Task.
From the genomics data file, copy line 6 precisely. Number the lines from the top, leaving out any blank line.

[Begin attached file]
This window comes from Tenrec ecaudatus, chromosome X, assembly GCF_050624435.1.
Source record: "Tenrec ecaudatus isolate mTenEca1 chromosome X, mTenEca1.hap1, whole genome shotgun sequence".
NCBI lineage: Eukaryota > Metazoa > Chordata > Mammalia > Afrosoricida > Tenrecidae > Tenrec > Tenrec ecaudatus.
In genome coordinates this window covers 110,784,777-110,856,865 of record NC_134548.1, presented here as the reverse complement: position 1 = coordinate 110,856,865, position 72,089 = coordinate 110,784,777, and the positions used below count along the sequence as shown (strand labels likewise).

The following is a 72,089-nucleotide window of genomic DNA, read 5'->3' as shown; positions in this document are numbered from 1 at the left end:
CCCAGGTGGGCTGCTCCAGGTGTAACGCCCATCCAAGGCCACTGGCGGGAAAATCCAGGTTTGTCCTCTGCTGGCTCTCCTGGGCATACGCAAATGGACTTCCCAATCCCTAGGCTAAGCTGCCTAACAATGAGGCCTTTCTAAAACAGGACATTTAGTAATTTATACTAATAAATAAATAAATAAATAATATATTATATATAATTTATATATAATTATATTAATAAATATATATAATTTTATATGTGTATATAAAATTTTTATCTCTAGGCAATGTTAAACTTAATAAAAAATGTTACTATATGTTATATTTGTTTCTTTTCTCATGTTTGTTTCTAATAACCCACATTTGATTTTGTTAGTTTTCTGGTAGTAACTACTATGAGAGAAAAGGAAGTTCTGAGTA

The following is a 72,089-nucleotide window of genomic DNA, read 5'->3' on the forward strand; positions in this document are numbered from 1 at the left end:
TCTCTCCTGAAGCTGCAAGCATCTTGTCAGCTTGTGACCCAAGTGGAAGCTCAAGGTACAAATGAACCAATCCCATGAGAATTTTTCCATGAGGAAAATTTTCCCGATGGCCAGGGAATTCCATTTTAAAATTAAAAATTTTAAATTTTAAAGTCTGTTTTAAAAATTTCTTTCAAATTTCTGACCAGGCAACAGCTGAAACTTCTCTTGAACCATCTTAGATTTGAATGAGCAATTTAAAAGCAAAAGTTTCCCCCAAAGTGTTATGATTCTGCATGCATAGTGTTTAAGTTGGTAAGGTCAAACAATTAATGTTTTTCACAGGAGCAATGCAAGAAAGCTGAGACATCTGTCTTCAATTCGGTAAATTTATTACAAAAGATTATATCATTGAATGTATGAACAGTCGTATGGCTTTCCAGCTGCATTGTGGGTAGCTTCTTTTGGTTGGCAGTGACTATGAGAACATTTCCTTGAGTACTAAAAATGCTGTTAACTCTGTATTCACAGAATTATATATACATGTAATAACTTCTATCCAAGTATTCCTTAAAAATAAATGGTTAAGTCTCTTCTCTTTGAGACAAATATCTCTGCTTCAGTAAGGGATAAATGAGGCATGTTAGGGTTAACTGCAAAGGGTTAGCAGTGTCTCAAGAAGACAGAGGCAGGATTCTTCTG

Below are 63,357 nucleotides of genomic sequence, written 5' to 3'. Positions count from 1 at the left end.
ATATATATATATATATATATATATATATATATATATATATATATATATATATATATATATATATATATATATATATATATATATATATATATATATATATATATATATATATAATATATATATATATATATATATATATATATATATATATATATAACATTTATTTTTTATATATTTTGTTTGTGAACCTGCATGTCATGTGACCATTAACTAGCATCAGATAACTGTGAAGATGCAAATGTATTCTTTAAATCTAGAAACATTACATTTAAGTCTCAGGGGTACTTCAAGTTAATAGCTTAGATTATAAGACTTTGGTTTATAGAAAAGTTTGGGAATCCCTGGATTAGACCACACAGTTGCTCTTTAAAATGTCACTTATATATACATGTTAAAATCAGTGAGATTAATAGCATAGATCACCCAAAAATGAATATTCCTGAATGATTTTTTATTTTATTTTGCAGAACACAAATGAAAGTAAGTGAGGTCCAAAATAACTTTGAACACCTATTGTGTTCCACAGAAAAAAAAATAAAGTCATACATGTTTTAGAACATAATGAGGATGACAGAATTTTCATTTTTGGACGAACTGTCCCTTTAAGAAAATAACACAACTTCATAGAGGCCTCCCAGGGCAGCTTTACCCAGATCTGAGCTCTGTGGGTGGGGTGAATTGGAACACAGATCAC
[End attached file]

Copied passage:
CCCAGGTGGGCTGCTCCAGGTGTAACGCCCATCCAAGGCCACTGGCGGGAAAATCCAGGTTTGTCCTCTGCTGGCTCTCCTGGGCATACGCAAATGGACTTCCCAATCCCTAGGCTAAGCTGCCTAACAATGAGGCCTTTCTAAAACAGGACATTTAGTAATTTATACTAATAAATAAATAAATAAATAATATATTATATATAATTTATATATAATTATATTAATAAATATATATAATTTTATATGTGTATATAAAATTTTTATCTCTAGGCAATGTTAAACTTAATAAAAAATGTTACTATATGTTATATTTGTTTCTTTTCTCATGTTTGTTTCTAATAACCCACATTTGATTTTGTTAGTTTTCTGGTAGTAACTACTATGAGAGAAAAGGAAGTTCTGAGTA